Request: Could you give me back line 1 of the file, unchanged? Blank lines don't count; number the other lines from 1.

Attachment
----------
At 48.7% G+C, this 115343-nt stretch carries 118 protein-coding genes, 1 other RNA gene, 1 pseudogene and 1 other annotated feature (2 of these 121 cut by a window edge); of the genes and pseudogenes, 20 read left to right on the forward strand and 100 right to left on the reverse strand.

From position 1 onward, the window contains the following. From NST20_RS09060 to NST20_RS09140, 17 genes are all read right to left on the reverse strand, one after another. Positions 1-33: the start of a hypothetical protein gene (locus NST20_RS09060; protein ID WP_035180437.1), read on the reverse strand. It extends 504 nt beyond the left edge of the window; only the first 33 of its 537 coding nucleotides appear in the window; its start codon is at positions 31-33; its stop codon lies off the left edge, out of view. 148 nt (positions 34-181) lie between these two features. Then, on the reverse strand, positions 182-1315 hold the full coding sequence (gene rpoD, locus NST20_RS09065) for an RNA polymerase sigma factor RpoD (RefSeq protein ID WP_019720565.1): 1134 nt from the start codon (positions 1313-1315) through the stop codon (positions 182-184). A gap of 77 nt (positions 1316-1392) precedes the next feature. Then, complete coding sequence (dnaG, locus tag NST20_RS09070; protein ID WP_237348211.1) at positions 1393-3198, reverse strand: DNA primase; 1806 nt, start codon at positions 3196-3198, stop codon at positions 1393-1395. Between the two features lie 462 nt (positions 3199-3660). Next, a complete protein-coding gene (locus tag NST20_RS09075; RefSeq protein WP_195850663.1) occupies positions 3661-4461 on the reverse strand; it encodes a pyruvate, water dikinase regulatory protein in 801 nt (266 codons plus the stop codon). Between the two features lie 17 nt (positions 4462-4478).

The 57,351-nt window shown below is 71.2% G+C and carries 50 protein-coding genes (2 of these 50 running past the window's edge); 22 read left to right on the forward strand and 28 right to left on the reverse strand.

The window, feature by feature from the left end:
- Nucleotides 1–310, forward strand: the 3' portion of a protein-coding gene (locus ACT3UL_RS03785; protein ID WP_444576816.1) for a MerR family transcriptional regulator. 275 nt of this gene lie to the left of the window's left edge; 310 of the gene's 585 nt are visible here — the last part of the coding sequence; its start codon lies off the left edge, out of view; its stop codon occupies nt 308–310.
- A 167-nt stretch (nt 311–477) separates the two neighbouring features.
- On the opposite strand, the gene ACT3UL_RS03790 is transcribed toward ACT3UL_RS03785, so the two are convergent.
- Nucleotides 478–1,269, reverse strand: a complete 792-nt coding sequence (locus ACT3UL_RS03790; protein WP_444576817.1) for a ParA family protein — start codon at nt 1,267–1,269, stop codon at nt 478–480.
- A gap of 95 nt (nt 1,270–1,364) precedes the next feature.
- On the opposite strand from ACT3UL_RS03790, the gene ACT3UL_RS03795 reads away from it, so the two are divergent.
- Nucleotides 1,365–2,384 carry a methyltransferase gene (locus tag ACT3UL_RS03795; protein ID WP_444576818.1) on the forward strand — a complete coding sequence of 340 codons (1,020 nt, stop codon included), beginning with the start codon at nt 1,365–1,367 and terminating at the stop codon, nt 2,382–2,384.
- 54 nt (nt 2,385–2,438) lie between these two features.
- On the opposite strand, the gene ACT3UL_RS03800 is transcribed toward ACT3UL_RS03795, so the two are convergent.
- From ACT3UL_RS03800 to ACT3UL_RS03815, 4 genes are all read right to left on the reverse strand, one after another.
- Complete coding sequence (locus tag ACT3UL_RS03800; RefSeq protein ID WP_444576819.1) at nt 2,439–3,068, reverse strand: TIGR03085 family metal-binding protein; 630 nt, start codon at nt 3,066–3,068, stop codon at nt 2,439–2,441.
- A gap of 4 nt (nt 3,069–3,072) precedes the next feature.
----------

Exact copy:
At 48.7% G+C, this 115343-nt stretch carries 118 protein-coding genes, 1 other RNA gene, 1 pseudogene and 1 other annotated feature (2 of these 121 cut by a window edge); of the genes and pseudogenes, 20 read left to right on the forward strand and 100 right to left on the reverse strand.